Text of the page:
Project cost has escalated by almost six fold since it was proposed in 1993 at R616 crore; just 12 of the total 58 works have been completed till date
Four years after its initiation in 2007, the Brihanmumbai Municipal Corporation (BMC) officials today feel that Rs 3,535.41 crore spent on BRIMSTOWAD project could have been better utilised, had they constructed walls adjoining the major nullahs using the open foundation method rather than the meter piling technique.
Expensive proposition: Based on consultants' advice, the civic body
opted for the expensive meter piling technique
According to an official from Storm Water Drainage Department, it were the consultants appointed by the civic body who suggested it to carry out the construction by meter piling technique, mostly used for strengthening foundations of high-rise buildings.
This technique involves digging in deeper than what is normally done in open foundation technique.
"In meter piling, the ground is dug up to 10 to 16 meters, which costs anywhere from Rs 8,200 to Rs 12,800 per sqm. However, if the open foundation technique is implemented, the cost goes down by 40 per cent, as the digging is limited to just eight metres. When the contracts were awarded, the contractors carried out work as per meter piling technique. This resulted in fast consumption of money and only a few kilometres of retaining wall could be constructed."
Rahul Shewale, BMC's Standing Committee chairperson, said, "The money has been wasted on the unnecessary meter piling technique. The work has been delayed due to cash crunch since a long time. We would now be appealing to the central government to sanction more funds for the project. Also, the cost has escalated due to rehabilitation of project-affected people (PAPs), change in technology, increase in the on-site work and time taken by the environment ministry for issuing clearances. Cost will once again escalate, if the work is delayed further. Last year, no work was carried out as most of the money was used in paying the cost variation."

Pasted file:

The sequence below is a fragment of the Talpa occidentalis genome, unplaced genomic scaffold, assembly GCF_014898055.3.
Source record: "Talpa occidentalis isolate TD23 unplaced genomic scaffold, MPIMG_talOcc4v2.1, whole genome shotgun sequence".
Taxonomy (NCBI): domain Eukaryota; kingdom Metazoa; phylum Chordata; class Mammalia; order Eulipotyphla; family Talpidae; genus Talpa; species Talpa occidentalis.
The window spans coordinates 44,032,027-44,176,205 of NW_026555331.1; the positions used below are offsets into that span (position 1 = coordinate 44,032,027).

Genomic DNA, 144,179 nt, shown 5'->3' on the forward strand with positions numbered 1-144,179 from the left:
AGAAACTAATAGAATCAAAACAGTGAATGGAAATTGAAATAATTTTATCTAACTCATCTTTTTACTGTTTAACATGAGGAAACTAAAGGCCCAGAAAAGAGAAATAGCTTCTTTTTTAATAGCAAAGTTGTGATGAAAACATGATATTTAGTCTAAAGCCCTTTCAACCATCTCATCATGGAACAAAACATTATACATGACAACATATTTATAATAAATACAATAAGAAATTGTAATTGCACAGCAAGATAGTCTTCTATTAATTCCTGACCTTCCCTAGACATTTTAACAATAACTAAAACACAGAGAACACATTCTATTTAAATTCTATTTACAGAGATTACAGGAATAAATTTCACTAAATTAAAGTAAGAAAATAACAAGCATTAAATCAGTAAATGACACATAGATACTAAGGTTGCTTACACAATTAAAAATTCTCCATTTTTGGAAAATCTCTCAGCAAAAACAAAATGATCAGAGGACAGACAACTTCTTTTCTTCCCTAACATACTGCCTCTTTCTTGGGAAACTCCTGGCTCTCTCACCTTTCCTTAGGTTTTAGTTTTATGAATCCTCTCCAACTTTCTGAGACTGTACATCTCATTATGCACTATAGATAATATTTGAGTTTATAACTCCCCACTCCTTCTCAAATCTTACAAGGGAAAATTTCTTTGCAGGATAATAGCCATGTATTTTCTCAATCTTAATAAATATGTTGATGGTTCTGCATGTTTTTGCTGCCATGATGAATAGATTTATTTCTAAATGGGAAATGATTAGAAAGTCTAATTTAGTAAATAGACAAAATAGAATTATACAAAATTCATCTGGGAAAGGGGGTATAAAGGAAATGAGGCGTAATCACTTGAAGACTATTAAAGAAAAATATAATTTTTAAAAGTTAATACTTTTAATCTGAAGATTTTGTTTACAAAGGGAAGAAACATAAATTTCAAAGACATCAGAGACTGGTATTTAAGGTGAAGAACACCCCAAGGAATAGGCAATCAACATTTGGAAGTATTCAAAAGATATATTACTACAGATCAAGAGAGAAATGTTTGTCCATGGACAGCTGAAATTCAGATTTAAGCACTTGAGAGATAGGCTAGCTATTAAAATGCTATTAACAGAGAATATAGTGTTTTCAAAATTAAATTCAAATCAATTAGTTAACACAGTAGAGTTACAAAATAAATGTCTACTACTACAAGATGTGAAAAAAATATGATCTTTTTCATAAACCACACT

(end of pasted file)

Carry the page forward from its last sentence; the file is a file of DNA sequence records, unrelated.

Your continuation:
At present, work worth Rs 1,200 crore is in progress of which Rs 1,000 crore is a special grant from the prime minister, while Rs 187 crore has been invested by the civic body.
From costing Rs 616 crore, when the project was first proposed in 1993, today, it costs a whopping Rs 3,535.41 crore.
To make matters worse, of the total 58 works that were supposed to be carried out in two phases, only 12 have been completed in phase I.
While the number of ongoing projects stands at 36, bidding process for the remaining 10 is still underway.
The work completed till date includes: widening, deepening and training of major open nullahs in the suburbs and the two pumping stations at Haji Ali and Irla nullah each that prevented water-logging to a great extent during monsoon. However, the work on four major pumping stations: Gazdhar bandh in Khar (W), Mogra nullah in Andheri (W), Mahul outfall and Britannia outfall at Reay Road is yet to commence as the civic body is still to acquire land for the same and is also awaiting a no-objection certificate (NOC) from the Mumbai Port Trust (MbPT) to carry out work at the Britannia outfall.
What is Birmstowad?
The Brihanmumbai Storm water Disposal System (BRIMSTOWAD) is a project planned to overhaul Mumbai's water drainage system. The project was conceived after major floods in Mumbai in 1985.Watson Hawksley was appointed as consultants to design the drainage system from Sandhurst Road to Milan subway in 1989. Later, a proposal was submitted in 1993 for a project which involved replacement of drains, setting up of pumping stations at Worli, Haji Ali and Cleaveland Bandar, construction of a five-metre wide road alongside major drains for desilting, removal of obstructions from the drains and rehabilitation of slum dwellers. The project was not acted upon due to lack of funds till the catastrophic floods in 2005.
Rs 616 cr
The proposed cost of the BRIMSTOWAD project in 1993
Rs 1,200 cr
The amount spent till date
The other side
When contacted, Chief Engineer of Storm Water Drainage Department, L S Vhatkar said that the meter piling technique is necessary, but only in those areas where the water current is strong. "This kind of technique is required while executing constructions near the sea. Though there has been a delay, the work is on in full swing. Besides, we have already initiated the bidding process for constructing new pumping stations."
Despite repeated attempts, Additional Municipal Commissioner Aseem Gupta, remained unavailable for comment.